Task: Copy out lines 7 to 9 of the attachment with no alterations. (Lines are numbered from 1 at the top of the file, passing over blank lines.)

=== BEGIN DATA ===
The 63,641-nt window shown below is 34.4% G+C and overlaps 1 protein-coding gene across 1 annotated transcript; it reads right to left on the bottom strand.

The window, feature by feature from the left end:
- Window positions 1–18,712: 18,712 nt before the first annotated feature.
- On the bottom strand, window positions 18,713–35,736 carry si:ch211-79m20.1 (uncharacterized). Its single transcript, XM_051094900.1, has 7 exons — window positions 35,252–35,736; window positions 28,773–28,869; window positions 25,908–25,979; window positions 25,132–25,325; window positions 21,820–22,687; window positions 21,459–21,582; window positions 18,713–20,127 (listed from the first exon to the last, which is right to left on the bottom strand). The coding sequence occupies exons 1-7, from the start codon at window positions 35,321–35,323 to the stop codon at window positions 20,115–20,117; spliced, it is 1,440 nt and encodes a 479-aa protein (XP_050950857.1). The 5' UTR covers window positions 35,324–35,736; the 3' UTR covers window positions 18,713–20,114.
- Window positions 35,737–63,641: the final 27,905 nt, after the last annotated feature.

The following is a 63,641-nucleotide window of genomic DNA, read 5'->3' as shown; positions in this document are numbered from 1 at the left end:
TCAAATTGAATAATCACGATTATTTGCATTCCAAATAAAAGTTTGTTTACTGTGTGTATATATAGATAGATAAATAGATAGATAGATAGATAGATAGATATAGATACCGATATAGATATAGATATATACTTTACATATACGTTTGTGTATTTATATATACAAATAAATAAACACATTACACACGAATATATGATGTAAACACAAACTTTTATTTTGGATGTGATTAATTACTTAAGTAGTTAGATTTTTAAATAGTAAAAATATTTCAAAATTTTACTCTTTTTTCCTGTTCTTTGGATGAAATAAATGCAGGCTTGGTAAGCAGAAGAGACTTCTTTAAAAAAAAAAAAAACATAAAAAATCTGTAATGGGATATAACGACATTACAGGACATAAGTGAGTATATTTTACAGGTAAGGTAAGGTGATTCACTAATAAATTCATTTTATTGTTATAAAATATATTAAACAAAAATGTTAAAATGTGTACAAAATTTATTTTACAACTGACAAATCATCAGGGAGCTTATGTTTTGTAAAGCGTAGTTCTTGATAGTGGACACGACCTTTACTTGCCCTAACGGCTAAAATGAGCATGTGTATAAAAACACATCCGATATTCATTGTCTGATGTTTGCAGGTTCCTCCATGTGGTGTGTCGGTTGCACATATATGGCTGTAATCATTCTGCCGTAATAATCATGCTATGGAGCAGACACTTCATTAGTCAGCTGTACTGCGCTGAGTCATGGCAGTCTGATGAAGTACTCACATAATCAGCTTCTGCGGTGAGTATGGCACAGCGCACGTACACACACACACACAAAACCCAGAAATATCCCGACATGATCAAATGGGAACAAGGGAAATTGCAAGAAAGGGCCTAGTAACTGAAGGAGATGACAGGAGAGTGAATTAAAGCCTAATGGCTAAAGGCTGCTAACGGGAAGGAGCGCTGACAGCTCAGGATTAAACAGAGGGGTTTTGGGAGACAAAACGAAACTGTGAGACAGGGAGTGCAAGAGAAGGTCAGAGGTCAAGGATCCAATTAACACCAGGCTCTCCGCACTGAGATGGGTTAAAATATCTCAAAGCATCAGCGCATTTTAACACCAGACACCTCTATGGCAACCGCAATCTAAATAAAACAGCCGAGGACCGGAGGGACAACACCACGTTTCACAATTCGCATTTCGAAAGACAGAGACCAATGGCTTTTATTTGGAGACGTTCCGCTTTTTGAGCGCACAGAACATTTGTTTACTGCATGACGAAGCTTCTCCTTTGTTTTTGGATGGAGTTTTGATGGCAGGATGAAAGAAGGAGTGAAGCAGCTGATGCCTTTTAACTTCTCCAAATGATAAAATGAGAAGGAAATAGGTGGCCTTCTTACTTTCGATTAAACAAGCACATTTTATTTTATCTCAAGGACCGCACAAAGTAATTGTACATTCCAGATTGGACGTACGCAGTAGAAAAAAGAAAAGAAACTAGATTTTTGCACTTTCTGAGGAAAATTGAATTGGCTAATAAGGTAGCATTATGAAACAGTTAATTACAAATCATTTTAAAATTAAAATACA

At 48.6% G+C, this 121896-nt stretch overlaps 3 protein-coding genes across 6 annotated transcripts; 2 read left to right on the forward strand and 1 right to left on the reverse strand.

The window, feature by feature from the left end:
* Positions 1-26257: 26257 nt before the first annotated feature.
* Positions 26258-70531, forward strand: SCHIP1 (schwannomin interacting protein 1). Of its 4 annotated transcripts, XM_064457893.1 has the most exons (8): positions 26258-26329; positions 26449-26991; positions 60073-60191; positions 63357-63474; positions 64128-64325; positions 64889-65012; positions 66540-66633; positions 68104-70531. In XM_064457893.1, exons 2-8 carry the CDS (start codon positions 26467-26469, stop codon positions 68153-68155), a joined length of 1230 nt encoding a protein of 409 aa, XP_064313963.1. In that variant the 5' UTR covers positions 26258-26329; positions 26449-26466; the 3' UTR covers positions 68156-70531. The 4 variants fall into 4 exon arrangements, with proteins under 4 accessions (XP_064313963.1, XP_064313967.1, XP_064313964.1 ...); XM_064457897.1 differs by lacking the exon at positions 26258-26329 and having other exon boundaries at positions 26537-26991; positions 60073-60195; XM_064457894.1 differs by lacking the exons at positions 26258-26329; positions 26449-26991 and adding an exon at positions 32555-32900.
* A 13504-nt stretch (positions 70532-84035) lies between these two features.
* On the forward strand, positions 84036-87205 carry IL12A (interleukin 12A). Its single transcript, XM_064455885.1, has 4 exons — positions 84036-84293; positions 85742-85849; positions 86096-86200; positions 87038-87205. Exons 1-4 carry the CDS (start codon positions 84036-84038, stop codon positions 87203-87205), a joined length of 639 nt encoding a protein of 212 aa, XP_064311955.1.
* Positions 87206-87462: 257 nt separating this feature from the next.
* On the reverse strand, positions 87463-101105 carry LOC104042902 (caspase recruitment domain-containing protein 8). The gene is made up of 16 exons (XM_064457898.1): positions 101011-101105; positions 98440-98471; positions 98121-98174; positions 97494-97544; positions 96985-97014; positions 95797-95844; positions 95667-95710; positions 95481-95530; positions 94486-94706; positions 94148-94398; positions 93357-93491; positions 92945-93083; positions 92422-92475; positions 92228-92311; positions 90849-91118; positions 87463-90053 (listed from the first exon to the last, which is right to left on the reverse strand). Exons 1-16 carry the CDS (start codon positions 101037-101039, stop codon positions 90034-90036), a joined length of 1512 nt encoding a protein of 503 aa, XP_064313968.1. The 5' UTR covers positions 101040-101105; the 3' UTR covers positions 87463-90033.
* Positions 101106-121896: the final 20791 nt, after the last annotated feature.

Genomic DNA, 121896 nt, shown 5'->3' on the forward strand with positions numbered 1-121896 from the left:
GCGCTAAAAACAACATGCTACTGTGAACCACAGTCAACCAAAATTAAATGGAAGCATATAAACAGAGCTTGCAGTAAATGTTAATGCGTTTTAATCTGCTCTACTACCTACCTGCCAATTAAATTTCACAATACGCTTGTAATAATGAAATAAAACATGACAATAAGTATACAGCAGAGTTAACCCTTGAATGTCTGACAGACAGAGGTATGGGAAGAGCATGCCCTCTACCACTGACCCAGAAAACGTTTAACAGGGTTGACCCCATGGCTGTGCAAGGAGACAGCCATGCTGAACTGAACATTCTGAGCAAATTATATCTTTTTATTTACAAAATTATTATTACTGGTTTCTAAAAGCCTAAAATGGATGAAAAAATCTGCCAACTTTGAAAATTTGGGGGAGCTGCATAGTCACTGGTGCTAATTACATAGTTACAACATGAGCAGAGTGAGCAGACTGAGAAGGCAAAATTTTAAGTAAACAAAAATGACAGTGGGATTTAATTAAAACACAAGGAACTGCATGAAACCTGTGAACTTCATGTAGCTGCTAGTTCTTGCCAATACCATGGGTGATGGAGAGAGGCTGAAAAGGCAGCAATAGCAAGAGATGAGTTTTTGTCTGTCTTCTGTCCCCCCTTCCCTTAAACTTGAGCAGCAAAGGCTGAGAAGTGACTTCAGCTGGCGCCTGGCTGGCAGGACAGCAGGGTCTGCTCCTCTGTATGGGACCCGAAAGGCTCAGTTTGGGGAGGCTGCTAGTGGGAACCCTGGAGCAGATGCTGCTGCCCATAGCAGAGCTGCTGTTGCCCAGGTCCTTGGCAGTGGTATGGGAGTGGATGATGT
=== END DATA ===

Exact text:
TCAAATTGAATAATCACGATTATTTGCATTCCAAATAAAAGTTTGTTTACTGTGTGTATATATAGATAGATAAATAGATAGATAGATAGATAGATAGATATAGATACCGATATAGATATAGATATATACTTTACATATACGTTTGTGTATTTATATATACAAATAAATAAACACATTACACACGAATATATGATGTAAACACAAACTTTTATTTTGGATGTGATTAATTACTTAAGTAGTTAGATTTTTAAATAGTAAAAATATTTCAAAATTTTACTCTTTTTTCCTGTTCTTTGGATGAAATAAATGCAGGCTTGGTAAGCAGAAGAGACTTCTTTAAAAAAAAAAAAAACATAAAAAATCTGTAATGGGATATAACGACATTACAGGACATAAGTGAGTATATTTTACAGGTAAGGTAAGGTGATTCACTAATAAATTCATTTTATTGTTATAAAATATATTAAACAAAAATGTTAAAATGTGTACAAAATTTATTTTACAACTGACAAATCATCAGGGAGCTTATGTTTTGTAAAGCGTAGTTCTTGATAGTGGACACGACCTTTACTTGCCCTAACGGCTAAAATGAGCATGTGTATAAAAACACATCCGATATTCATTGTCTGATGTTTGCAGGTTCCTCCATGTGGTGTGTCGGTTGCACATATATGGCTGTAATCATTCTGCCGTAATAATCATGCTATGGAGCAGACACTTCATTAGTCAGCTGTACTGCGCTGAGTCATGGCAGTCTGATGAAGTACTCACATAATCAGCTTCTGCGGTGAGTATGGCACAGCGCACGTACACACACACACACAAAACCCAGAAATATCCCGACATGATCAAATGGGAACAAGGGAAATTGCAAGAAAGGGCCTAGTAACTGAAGGAGATGACAGGAGAGTGAATTAAAGCCTAATGGCTAAAGGCTGCTAACGGGAAGGAGCGCTGACAGCTCAGGATTAAACAGAGGGGTTTTGGGAGACAAAACGAAACTGTGAGACAGGGAGTGCAAGAGAAGGTCAGAGGTCAAGGATCCAATTAACACCAGGCTCTCCGCACTGAGATGGGTTAAAATATCTCAAAGCATCAGCGCATTTTAACACCAGACACCTCTATGGCAACCGCAATCTAAATAAAACAGCCGAGGACCGGAGGGACAACACCACGTTTCACAATTCGCATTTCGAAAGACAGAGACCAATGGCTTTTATTTGGAGACGTTCCGCTTTTTGAGCGCACAGAACATTTGTTTACTGCATGACGAAGCTTCTCCTTTGTTTTTGGATGGAGTTTTGATGGCAGGATGAAAGAAGGAGTGAAGCAGCTGATGCCTTTTAACTTCTCCAAATGATAAAATGAGAAGGAAATAGGTGGCCTTCTTACTTTCGATTAAACAAGCACATTTTATTTTATCTCAAGGACCGCACAAAGTAATTGTACATTCCAGATTGGACGTACGCAGTAGAAAAAAGAAAAGAAACTAGATTTTTGCACTTTCTGAGGAAAATTGAATTGGCTAATAAGGTAGCATTATGAAACAGTTAATTACAAATCATTTTAAAATTAAAATACA

At 48.6% G+C, this 121896-nt stretch overlaps 3 protein-coding genes across 6 annotated transcripts; 2 read left to right on the forward strand and 1 right to left on the reverse strand.

The window, feature by feature from the left end: